American Airlines will cease operations out of Long Beach Airport at the end of February, the company confirmed Thursday, making it the second airline to exit the airfield in as many years.
“American Airlines has made the difficult decision to discontinue service to Long Beach Airport (LGB) as the route is not meeting performance expectations,” the company said in an emailed statement to the Business Journal.
Like airports across the country, Long Beach has struggled to return to pre-pandemic passenger volumes. Compared to U.S. Transportation Security Administration data, however, Long Beach has come closer to those levels than the nation as a whole.
The last flights will depart from Long Beach on Feb. 28, and the carrier is “proactively” contacting customers with flights scheduled after that date to “offer alternative travel arrangements.”
People looking up flights online will still see available flights out of Long Beach beyond February until new flight plans are submitted Saturday, a spokesperson told the Business Journal.
The airline has about 50 employees in Long Beach, who are all eligible for transfer to other operations, the spokesperson said.
The company also announced it is discontinuing service at Columbus, Georgia (CSG) and Del Rio, Texas (DRT). American cited the “regional pilot shortage affecting the airline industry and soft demand” as the reason for discontinuing the routes.
The Georgia and Texas services end April 3, according to a company spokesperson.
Service out of these airports were operated by Mesa Air Group on behalf of American, a spokesperson confirmed. The two companies announced in December that their partnership would end in March. The American spokesperson, however, said the ending partnership is not the cause for pulling out of the three airfields, noting that the company is continuing other routes currently operated by Mesa.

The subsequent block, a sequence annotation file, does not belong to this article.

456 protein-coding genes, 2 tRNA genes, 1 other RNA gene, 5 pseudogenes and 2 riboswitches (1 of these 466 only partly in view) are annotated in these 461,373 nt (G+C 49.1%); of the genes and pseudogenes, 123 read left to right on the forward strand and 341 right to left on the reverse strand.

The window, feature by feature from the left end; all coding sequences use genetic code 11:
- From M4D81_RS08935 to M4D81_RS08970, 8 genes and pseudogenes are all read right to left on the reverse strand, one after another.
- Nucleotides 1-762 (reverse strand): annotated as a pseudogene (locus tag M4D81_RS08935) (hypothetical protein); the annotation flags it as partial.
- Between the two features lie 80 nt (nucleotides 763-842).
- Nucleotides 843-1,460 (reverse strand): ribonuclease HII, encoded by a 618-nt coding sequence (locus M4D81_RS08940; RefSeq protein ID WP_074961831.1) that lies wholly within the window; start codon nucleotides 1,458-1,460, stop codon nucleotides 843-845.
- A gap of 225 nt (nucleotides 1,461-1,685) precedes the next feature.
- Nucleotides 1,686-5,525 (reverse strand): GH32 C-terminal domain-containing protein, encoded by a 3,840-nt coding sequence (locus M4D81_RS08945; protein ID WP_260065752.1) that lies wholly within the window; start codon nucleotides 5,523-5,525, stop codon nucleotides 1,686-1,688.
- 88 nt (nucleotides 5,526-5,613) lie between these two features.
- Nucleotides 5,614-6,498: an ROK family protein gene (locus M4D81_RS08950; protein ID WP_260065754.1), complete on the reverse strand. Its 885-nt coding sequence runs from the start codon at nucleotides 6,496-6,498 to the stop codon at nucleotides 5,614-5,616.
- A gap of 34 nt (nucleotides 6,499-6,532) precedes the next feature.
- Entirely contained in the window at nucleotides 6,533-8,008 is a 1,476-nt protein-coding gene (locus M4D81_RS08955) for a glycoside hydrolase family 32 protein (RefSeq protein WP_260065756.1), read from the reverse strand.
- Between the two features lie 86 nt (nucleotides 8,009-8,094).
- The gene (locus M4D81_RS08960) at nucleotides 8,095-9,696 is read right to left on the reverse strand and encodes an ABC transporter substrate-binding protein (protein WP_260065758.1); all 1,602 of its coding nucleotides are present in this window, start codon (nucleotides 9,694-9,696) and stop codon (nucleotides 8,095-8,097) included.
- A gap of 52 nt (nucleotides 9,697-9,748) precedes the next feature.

Between LAX, Burbank, Ontario and John Wayne, American operates more than 145 daily flights to 52 destinations around the world from LA and Orange counties. These operations will not be affected.
The airline currently operates three of Long Beach’s 53 daily slots, offering two or three nonstop flights to Phoenix daily. Southwest Airlines, the airport’s largest carrier, also flies daily to Phoenix.
In February of last year, American was awarded a fourth flight slot that was relinquished by Delta Air Lines. The airline, however, returned the slot a few months ago, according to airport officials.
Last month, officials announced the airport would increase its number of daily flight slots to 58 after an audit of its annual noise budget. American was third in line on the waitlist for additional flight slots, behind two new carriers that have previously given up or passed on slots.
“We appreciate the great relationship we’ve enjoyed with American Airlines and understand their tough business decisions during these challenging times,” said Airport Director Cynthia Guidry. “We look forward to welcoming them back to Long Beach in the future.”
Editor’s note: This story has been updated to remove inaccurate information about American Airlines’ history at Long Beach Airport.
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